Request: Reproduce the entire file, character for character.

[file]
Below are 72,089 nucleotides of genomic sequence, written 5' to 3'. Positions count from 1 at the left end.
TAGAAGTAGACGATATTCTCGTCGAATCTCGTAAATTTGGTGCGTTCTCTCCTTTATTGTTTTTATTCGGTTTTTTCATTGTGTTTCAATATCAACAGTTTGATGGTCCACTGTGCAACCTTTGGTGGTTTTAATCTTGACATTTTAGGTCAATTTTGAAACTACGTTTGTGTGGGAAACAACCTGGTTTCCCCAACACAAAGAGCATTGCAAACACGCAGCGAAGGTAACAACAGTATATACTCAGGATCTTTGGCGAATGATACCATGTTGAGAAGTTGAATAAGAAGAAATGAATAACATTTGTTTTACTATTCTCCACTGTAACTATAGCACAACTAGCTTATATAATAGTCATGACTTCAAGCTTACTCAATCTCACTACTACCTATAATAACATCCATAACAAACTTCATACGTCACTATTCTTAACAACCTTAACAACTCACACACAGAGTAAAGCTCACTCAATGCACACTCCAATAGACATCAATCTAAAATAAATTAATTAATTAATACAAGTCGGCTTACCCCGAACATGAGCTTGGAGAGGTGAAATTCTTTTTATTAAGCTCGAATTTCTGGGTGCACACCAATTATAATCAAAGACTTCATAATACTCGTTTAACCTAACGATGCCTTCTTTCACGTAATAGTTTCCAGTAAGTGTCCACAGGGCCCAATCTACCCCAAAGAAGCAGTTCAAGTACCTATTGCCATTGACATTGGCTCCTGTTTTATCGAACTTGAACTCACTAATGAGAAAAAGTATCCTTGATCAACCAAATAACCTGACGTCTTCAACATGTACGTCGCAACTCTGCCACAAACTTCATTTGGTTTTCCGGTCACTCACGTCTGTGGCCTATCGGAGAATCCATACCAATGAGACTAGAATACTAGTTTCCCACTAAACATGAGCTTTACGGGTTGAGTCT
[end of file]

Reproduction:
Below are 72,089 nucleotides of genomic sequence, written 5' to 3'. Positions count from 1 at the left end.
TAGAAGTAGACGATATTCTCGTCGAATCTCGTAAATTTGGTGCGTTCTCTCCTTTATTGTTTTTATTCGGTTTTTTCATTGTGTTTCAATATCAACAGTTTGATGGTCCACTGTGCAACCTTTGGTGGTTTTAATCTTGACATTTTAGGTCAATTTTGAAACTACGTTTGTGTGGGAAACAACCTGGTTTCCCCAACACAAAGAGCATTGCAAACACGCAGCGAAGGTAACAACAGTATATACTCAGGATCTTTGGCGAATGATACCATGTTGAGAAGTTGAATAAGAAGAAATGAATAACATTTGTTTTACTATTCTCCACTGTAACTATAGCACAACTAGCTTATATAATAGTCATGACTTCAAGCTTACTCAATCTCACTACTACCTATAATAACATCCATAACAAACTTCATACGTCACTATTCTTAACAACCTTAACAACTCACACACAGAGTAAAGCTCACTCAATGCACACTCCAATAGACATCAATCTAAAATAAATTAATTAATTAATACAAGTCGGCTTACCCCGAACATGAGCTTGGAGAGGTGAAATTCTTTTTATTAAGCTCGAATTTCTGGGTGCACACCAATTATAATCAAAGACTTCATAATACTCGTTTAACCTAACGATGCCTTCTTTCACGTAATAGTTTCCAGTAAGTGTCCACAGGGCCCAATCTACCCCAAAGAAGCAGTTCAAGTACCTATTGCCATTGACATTGGCTCCTGTTTTATCGAACTTGAACTCACTAATGAGAAAAAGTATCCTTGATCAACCAAATAACCTGACGTCTTCAACATGTACGTCGCAACTCTGCCACAAACTTCATTTGGTTTTCCGGTCACTCACGTCTGTGGCCTATCGGAGAATCCATACCAATGAGACTAGAATACTAGTTTCCCACTAAACATGAGCTTTACGGGTTGAGTCT